So… does it have an edge? Well, not exactly.
After having a sneak peek of “Is There An Edge To The Universe?” — which airs tonight at 10 p.m. E/P — I found myself thinking back over years of science reading and writing, piecing together areas of cosmological research that, at first glance, appeared to have little relationship.
But during this excellent hour-long episode, Freeman — helped by some of the world’s most prominent cosmologists, physicists and astronomers — threads together some of the most complex and groundbreaking theories as to the origin and scope of our Universe.
Through history, as Freeman explains to background music composed by the legendary Hans Zimmer, mankind has undergone moments of revolution as to our location in the Cosmos.
From Copernicus to Hubble, we’ve not only realized that our planet isn’t the focal point of the solar system or galaxy, but our galaxy isn’t even that special in this seemingly infinite ocean of spacetime.
But now, is it time to go one step further? Perhaps even our Universe isn’t unique… or infinite.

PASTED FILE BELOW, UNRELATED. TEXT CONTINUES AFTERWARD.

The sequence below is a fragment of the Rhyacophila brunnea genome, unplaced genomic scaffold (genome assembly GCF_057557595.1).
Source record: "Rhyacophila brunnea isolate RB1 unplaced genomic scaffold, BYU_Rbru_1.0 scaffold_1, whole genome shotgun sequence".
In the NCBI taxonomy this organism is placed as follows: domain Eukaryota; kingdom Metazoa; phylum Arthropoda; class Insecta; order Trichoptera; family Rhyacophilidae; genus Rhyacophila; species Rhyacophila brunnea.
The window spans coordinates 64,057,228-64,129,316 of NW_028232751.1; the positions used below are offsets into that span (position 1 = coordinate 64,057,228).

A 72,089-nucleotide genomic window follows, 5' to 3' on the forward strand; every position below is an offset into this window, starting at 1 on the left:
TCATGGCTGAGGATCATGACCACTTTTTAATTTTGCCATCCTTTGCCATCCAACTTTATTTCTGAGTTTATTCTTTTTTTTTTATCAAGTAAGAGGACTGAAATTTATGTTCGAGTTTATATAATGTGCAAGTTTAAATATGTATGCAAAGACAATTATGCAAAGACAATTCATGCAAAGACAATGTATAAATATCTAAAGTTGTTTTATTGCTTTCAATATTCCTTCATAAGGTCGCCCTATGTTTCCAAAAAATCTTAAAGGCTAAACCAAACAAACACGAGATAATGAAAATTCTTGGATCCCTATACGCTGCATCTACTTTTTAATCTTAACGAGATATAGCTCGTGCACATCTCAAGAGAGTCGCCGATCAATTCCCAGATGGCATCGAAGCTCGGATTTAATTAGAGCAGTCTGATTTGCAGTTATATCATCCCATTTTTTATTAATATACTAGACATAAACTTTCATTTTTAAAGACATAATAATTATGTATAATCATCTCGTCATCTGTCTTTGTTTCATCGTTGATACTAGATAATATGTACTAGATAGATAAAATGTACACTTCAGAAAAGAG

Assembling evidence for the “multiverse” — where many other universes exist alongside ours — is no easy task, but scientists are working hard to arrive at mind-boggling, and sometimes controversial, theories.
Key to many of the theories explored in Through The Wormhole, the focus is on the cosmic microwave background radiation (or CMBR) being mapped by NASA’s Wilkinson Microwave Anisotropy Probe (WMAP).
This view of the Universe tells us an incredible amount of information about our Universe’s violent beginning. But could it also provide information about the shape of our Universe? Could “cold spots” in this map actually indicate the presence of neighboring universes?
“…if our Universe is like a hotel room, shouldn’t we be able to detect the presence of guests in the room next door?” asks Freeman in a particularly good analogy of the multiverse.
There are several “wow” moments in this episode, particularly when astrophysicist Jean-Pierre Luminet, of the Observatoire de Paris, discusses an observed periodicity in the CMBR pattern, hinting that the Universe is shaped like a dodecahedron.
My initial response to such a definite conclusion was extreme skepticism. Although iron-clad evidence is hard to come by, other scientists stepped in with their interpretations of Luminet’s ideas, revealing that a universe shaped like a soccer ball isn’t such a crazy idea after all.
From the observed “dark flow” of galaxies — possibly indicative of the gravitational tug of a neighboring universe — to string theory, all the pieces of the puzzle are laid out and expertly assembled by Freeman, making this episode of Through The Wormhole my favorite yet.